The defeat of the Confederacy at Gettysburg co-incided with the re-unification and re-invigoration of the Turnerbund, which was also bolstered by a new wave of German immigrants. The relative post-War prosperity of the North, combined with the energy and enthusiasm of the newcomers, many of whom were already trained Turners, saw the American Turnerbund enter an unprecedented period of growth. During the following decade, old turnhalls (gymnasia and social clubs) were revived or rebuilt and new ones were established.
The Hegeler Carus Mansion Turnhall
Among the new generation of Turnhalls was that built in the LaSalle, Illinois mansion of German-American industrialist Edward C. Hegeler, in 1876. A partner in the Matthiessen Hegeler Zinc Company, Hegeler had a large family and had architect W.W. Boyington design a private turnhall in the mansion’s basement.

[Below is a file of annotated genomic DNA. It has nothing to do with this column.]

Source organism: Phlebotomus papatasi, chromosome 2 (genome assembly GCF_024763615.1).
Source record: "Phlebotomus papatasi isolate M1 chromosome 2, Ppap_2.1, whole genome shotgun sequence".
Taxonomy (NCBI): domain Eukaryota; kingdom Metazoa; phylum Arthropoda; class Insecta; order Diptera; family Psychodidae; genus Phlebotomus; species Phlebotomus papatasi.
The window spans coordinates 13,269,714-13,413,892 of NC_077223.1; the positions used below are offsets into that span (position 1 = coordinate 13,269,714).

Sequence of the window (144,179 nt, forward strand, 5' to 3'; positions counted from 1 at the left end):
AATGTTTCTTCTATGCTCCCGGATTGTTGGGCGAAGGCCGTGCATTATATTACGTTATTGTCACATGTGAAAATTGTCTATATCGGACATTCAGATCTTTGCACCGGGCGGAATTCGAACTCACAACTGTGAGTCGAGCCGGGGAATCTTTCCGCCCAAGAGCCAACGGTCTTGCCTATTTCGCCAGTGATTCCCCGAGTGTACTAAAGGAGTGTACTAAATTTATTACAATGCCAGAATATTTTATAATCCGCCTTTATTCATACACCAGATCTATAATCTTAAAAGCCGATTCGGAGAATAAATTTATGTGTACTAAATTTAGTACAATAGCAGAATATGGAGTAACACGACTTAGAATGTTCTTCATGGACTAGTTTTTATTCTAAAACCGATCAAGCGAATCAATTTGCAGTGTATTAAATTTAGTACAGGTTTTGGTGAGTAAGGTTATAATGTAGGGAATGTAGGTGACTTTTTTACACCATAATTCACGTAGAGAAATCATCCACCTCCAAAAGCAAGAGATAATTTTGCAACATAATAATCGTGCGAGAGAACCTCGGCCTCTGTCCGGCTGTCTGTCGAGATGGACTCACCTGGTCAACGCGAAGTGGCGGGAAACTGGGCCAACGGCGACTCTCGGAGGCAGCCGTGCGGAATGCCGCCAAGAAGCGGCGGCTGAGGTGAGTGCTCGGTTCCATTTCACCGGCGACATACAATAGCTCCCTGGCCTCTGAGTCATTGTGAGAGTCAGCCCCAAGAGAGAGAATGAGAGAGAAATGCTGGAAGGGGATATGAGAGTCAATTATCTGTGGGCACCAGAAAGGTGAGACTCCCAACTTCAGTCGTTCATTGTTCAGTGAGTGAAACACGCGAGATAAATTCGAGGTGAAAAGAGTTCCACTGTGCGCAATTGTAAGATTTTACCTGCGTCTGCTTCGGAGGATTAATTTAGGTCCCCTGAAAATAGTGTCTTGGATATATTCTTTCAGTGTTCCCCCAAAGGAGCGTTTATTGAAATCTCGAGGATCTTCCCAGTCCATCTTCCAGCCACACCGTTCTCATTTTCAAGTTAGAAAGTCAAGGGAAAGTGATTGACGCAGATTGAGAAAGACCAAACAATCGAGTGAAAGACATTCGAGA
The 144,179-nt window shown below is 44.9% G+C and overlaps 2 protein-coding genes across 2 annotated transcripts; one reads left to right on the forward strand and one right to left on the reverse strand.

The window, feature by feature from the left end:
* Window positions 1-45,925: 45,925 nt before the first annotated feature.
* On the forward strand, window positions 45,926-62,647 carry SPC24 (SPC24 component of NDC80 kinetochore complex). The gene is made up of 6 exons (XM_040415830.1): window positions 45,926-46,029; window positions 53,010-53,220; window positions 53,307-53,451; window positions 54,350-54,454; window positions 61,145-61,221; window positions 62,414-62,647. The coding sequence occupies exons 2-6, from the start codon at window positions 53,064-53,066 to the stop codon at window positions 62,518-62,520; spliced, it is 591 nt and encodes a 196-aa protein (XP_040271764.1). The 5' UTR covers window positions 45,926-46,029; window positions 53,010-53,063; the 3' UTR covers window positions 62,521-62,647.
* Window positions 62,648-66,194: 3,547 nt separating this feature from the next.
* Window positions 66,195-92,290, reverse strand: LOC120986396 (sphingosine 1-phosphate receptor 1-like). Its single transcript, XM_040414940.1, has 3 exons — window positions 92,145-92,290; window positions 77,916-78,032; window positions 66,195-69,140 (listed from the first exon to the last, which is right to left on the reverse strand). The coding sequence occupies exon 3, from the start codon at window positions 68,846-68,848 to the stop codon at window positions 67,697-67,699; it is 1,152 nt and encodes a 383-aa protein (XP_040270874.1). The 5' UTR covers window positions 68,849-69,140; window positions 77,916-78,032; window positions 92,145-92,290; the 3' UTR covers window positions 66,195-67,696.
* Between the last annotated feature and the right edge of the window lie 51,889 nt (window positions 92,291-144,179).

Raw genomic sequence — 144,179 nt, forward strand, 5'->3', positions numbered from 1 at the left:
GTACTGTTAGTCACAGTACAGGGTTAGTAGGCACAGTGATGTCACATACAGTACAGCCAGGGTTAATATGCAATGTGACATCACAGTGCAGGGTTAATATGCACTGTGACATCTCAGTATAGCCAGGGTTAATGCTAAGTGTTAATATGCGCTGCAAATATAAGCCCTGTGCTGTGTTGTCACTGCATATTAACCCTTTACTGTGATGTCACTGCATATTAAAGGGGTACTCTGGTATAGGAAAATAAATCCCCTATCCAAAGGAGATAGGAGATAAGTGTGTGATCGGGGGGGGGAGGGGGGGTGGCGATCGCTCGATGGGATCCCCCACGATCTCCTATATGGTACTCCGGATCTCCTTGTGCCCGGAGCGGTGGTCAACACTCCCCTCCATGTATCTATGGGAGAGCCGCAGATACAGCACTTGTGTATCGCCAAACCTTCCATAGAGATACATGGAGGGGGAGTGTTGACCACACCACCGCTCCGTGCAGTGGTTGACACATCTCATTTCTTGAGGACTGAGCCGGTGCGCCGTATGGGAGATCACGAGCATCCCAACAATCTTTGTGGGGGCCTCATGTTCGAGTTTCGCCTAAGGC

The Hegeler Carus turnhall was converted into a storeroom during the early 20th century and most of the exercise equipment was stored away in the adjacent basement space, where it remained until 2008, when physical culture historian Tony Wolf paid a visit to the mansion. Recognizing the potentially unique historical significance of the turnhall, he approached the Hegeler Carus Foundation with an offer to locate, identify and reassemble the equipment.
During a family reunion and seminar series arranged by the Hegeler Carus Foundation, Wolf was given the opportunity to search the storage spaces and discovered several key items of exercise apparatus in various states of disassembly. Close examination of the gym’s fittings offered concrete clues as to how and where some of them had originally been arranged.
In 2009 Tony Wolf was appointed to the Advisory Board of the Hegeler Carus Foundation, with special responsibility for the turnhall and its preservation.
The mansion’s sports and exercise apparatus collection also includes antique wooden stilts, skis, two extremely early basketball hoops and a set of skittles. Towards extending the turnhall’s collection, the Hegeler Carus trust has also purchased an antique pommel horse and a wooden bowling set.